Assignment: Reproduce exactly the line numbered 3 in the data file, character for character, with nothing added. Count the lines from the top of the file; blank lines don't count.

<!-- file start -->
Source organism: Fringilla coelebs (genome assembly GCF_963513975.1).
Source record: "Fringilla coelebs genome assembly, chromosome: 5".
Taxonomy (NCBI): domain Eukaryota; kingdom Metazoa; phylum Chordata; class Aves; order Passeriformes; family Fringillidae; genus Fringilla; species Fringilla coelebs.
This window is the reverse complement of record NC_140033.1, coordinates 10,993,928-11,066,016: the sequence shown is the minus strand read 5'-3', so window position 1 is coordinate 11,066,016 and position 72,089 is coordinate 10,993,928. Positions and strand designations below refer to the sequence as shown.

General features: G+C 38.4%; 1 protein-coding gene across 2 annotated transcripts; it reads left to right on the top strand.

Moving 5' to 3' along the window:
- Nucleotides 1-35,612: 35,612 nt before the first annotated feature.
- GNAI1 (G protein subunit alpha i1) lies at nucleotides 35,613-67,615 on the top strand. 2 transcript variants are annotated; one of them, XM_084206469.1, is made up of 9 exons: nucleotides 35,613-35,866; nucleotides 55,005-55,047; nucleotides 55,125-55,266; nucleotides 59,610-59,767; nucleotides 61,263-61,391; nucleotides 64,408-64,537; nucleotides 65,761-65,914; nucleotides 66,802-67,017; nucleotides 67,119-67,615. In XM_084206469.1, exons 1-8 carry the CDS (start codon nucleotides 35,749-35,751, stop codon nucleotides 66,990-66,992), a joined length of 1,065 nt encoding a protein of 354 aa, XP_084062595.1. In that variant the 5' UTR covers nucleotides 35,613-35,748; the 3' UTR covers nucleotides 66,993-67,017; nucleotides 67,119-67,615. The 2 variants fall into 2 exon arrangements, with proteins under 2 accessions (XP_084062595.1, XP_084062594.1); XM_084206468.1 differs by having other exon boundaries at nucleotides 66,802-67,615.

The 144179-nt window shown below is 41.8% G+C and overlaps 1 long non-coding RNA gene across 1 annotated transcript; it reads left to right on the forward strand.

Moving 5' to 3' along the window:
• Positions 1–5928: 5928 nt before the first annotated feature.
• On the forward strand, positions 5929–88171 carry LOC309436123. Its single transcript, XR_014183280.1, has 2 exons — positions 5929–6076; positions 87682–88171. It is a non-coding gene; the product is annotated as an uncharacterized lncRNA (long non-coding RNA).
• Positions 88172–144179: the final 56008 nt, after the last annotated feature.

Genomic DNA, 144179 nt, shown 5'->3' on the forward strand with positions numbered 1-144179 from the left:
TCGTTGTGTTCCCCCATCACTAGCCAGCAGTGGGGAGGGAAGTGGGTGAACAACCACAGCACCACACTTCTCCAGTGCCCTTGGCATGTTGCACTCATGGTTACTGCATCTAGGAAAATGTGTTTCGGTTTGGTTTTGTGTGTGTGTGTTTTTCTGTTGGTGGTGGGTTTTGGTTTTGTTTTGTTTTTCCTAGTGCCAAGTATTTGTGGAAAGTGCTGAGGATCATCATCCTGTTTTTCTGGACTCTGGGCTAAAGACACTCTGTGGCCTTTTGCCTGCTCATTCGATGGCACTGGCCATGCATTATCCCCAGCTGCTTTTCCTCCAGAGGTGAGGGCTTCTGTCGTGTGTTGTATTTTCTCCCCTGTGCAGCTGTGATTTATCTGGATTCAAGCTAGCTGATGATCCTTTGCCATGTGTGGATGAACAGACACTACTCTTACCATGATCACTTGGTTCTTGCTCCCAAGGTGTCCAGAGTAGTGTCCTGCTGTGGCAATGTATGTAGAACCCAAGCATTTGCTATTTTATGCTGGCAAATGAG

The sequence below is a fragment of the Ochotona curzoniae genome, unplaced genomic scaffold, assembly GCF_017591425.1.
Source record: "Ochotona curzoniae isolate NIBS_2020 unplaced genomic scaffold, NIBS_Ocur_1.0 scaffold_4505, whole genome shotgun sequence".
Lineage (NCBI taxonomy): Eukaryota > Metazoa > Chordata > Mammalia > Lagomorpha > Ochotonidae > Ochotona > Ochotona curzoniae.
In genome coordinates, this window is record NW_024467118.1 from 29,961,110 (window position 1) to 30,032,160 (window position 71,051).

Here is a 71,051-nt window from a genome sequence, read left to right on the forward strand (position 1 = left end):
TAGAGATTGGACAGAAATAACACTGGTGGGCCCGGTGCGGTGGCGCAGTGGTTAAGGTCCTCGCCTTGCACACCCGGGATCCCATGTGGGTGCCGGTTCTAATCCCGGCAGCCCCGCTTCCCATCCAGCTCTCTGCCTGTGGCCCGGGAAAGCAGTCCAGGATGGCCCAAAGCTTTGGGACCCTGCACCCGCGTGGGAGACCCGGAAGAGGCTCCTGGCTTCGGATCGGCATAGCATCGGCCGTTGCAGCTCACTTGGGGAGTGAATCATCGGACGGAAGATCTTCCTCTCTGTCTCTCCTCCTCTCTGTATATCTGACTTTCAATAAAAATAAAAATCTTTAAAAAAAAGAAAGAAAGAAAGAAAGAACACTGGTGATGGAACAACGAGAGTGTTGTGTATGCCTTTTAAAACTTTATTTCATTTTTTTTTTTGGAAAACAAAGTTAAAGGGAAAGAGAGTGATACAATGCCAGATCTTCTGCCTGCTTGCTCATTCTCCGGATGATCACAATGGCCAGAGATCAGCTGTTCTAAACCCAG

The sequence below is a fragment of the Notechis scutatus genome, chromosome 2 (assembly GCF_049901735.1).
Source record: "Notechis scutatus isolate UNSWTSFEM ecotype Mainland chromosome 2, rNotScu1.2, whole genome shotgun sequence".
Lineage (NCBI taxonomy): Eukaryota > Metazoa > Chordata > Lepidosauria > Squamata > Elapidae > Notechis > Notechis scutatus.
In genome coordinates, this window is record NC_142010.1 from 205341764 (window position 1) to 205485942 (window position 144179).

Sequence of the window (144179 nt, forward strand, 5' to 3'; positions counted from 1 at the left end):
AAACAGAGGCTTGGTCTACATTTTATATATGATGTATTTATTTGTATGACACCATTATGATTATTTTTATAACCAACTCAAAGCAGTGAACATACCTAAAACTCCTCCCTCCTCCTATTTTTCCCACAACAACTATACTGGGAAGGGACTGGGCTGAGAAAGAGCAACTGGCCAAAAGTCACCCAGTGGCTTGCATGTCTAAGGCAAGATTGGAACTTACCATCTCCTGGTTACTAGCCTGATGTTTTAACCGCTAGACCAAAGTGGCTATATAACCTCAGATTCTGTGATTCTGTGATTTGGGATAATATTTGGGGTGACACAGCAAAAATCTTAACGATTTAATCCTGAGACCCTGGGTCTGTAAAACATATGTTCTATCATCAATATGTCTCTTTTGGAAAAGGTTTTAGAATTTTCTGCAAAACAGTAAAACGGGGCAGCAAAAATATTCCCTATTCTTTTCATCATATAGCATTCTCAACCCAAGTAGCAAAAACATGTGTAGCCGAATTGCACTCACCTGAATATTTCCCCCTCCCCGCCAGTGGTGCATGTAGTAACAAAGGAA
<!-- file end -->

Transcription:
Taxonomy (NCBI): domain Eukaryota; kingdom Metazoa; phylum Chordata; class Aves; order Passeriformes; family Fringillidae; genus Fringilla; species Fringilla coelebs.